The other voice: Praful Goradia | General Secretary, Jan Sangh
The terrible backlash to the Swami’s murder was regrettable, yet indicative of the deterrence methods chosen by the indigenous people after decades of humiliation
Recently, on a visit to Gujarat, I went to Dangs district and called on Bhilraja Bhanwarsinh Hasusiah Suryavanshi. He is heir to the family that owned 84 of the 311 villages of the district which were leased to the British. That transfer made Dangs part of British India and not a princely state. He told me that it did not matter who worshipped which God so long as the essential qualities of the Bhil people, the “Bhilness” as it were, did not get obliterated.
He narrated an incident that had disturbed him. A few years ago, an old lady had died near Ahwa, the district town. Her elder son wanted to cremate her whereas his brother insisted on a Christian burial. Adivasis, the Raja went on, were brought up to believe that their property belongs to their clan and not to any individual. When any one undergoes conversion, he leaves the clan. When he proceeds to demand a partition of the property, this is perceived as a challenge to the Bhil dharma.
A more serious affront to the Adivasis is the proselytiser’s contention that they are “animists” and therefore without a religion. All the five missionaries I met told me so. The Bhils of Dangs worship Hanuman and Goddess Amba on a tiger, an avatar of Durga. The local Christian allegation is that they are monkey and tiger gods — conclusive proof of “animism”. The charge of animism is propaganda, which conveniently overlooks the fact that Animism is a part of the Hindu faith. Moreover, all the Gods worshipped by the Adivasis are members of the Hindu pantheon. Therefore, it is a Hindu’s duty to protect the Adivasis from conversion because they are helpless and vulnerable.
Travelling around Dangs, I collected many accounts which bear out the deception tactics used by the missionaries. In one case, some proselytisers threw the stone statuette of a God into a pond. It sank and was proof enough of the fallibility of their civilisation. Then, they proceeded to throw a wooden cross into the same pond. It continued to float, a sign of the superiority of Christianity. A true God can never sink, the Adivasis were told.
In another case, a sick Hindu was administered a placebo to show how difficult his fever was to control. Afterwards, they gave him an over-the-counter tablet, which brought his body temperature down within minutes. This was cited as a Christian miracle and the poor villagers fell for it. Poverty exposes one to allurement. Free education, and that too in English which comes with free books and uniforms, are irresistible temptations. An English medium is a passport to sure employment. The implied message by the proselytiser is become a Christian and teach your child English. Prima facie, all very legitimate and above the law.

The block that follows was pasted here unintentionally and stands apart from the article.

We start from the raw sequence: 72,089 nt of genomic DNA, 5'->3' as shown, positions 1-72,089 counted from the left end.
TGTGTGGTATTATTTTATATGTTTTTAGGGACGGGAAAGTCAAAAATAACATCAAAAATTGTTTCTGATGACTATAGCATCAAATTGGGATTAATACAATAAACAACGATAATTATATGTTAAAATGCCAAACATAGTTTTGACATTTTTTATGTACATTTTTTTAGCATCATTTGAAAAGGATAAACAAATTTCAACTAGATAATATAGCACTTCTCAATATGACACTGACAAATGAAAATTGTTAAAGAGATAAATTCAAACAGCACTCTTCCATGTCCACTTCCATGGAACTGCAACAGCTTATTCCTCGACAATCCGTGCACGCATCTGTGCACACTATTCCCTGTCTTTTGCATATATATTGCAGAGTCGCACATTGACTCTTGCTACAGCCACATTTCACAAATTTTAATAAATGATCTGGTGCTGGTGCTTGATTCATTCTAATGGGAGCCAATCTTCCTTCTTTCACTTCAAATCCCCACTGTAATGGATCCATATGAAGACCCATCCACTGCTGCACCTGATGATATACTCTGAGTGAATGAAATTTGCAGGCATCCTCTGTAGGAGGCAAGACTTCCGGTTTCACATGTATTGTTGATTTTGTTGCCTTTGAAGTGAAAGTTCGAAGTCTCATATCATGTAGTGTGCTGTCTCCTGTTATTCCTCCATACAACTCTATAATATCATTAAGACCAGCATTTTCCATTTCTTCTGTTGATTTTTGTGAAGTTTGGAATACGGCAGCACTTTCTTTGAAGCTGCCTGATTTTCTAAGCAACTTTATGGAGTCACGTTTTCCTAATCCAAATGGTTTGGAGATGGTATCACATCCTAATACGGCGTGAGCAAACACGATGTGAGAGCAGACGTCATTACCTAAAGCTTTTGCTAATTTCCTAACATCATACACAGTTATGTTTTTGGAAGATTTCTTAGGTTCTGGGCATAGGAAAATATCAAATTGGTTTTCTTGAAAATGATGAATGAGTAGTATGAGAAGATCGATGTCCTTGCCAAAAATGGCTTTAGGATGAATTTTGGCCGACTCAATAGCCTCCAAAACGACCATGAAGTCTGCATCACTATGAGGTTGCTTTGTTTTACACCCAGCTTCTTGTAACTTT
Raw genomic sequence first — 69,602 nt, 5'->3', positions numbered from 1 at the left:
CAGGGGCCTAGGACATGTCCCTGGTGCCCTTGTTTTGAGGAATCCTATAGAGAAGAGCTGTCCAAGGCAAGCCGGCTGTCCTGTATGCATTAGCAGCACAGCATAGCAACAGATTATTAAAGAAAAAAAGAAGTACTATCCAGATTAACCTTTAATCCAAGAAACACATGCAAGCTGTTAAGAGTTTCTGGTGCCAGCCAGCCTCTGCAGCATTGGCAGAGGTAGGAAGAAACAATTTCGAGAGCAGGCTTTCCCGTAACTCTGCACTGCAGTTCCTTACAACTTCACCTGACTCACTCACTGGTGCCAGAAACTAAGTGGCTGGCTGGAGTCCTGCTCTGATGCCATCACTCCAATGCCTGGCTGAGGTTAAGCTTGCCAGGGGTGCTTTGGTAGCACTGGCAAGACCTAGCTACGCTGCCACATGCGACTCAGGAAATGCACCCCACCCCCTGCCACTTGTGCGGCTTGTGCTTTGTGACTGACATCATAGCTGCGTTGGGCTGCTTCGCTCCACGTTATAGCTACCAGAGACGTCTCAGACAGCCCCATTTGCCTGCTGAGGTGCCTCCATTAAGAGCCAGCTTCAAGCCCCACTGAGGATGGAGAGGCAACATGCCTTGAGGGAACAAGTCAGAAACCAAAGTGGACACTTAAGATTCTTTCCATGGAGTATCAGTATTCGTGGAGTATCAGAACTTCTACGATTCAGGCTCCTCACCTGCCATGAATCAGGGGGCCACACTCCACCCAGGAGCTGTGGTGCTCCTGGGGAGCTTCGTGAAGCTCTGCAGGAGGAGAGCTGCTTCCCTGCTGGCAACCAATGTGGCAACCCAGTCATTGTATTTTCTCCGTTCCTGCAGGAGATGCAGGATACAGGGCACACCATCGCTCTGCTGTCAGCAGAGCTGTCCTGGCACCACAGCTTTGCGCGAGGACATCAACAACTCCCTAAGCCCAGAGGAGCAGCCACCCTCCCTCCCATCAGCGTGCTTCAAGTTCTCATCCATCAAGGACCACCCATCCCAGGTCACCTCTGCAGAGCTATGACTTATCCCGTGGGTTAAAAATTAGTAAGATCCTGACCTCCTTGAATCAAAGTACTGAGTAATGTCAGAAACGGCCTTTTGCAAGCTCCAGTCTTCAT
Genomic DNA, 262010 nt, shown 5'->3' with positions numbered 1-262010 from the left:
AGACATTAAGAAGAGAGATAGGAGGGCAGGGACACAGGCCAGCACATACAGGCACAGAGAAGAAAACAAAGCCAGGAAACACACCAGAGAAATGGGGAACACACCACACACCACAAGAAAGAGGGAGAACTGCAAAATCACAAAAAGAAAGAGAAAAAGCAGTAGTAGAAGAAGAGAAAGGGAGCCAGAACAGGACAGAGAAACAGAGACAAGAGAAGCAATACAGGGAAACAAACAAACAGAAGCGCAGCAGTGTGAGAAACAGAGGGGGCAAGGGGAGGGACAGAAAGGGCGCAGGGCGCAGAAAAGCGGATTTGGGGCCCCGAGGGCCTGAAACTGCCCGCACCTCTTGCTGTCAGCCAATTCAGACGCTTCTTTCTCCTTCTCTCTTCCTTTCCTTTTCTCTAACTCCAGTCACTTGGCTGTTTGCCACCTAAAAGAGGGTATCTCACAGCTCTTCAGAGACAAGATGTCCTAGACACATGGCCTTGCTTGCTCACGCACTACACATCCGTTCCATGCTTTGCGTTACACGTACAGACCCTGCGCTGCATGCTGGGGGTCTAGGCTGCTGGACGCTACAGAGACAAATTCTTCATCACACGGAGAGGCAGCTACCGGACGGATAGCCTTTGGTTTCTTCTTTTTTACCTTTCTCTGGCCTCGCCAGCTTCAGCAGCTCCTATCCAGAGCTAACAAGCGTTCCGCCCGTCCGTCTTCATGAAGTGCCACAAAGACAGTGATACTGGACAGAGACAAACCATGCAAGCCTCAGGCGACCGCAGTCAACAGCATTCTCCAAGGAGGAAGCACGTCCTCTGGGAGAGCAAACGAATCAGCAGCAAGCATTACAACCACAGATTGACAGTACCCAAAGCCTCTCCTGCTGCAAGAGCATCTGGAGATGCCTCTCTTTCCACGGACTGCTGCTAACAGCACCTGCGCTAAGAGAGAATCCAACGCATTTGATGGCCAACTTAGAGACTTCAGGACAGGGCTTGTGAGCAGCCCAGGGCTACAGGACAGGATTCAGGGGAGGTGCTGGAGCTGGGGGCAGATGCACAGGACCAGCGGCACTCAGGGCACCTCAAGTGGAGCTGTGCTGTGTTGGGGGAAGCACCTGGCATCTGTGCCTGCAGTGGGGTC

Conversion through deception and conversion through allurement are difficult to prove in a court of Law. Only the use of force is easy to prove, but then before Khandamal, where the hugely popular Swami Laxmananda was brutally killed, when did not realise how murderous these evangelicals can sometimes be. Laws in our country are followed more in the breach than in compliance. Proselytisation is nothing but an act of aggression upon Hindu society. The Hindus have never believed in inducing people to change their religion. Shuddhi was a concept revived by Swami Dayanand Saraswati merely to facilitate former Hindus to return to Hinduism from Islam or Christianity. When Dr BR. Ambedkar decided to change his faith, he chose Buddhism after rejecting the option of Christianity because, in his view, it denationalised an Indian. His loyalty might shift from the land of his birth to a foreign or an international factor.
Yes, there would be a few persons who could wish to become Christians due to a spontaneous change of heart. The Hindu objection is to the change induced by allurement or deception or to the resort to violence as recently perpetrated in Kandhamal against Swami Lakshmanand and his ashram. It is often suggested that the one way to counter the missionary aggression is for the Hindus to organise these activities in those areas where the proselytisers are on the offensive. However, it should not be overlooked that the aggressor has the choice of place and time where and when to attack. India is a large country where it is easy to attack but difficult to defend against evangelists.
Moreover, the diverse nature of Hinduism makes unified resistance difficult. On the other hand, the aggressive missionaries have dollars and dictates of a single authority, whose ideological inspiration lies in the Ten Commandments listed in the Old Testament. The logic that flows from the belief in one God is that, ideally and ultimately, all non-believers must be made Christian.
The only answer to such an agenda is deterrence where the proselytisers realise the prohibitive cost they would have to pay to the representative of the Baptist or Evangelical Mission. The violence that followed the murder of the savant in Khandamal was most regrettable. But it should also be appreciated that the Hindus did not fire the first shot. The more the Church tries to disassociate itself from the responsibility by pinning the blame on the Maoists, the greater will be the risk of future explosions.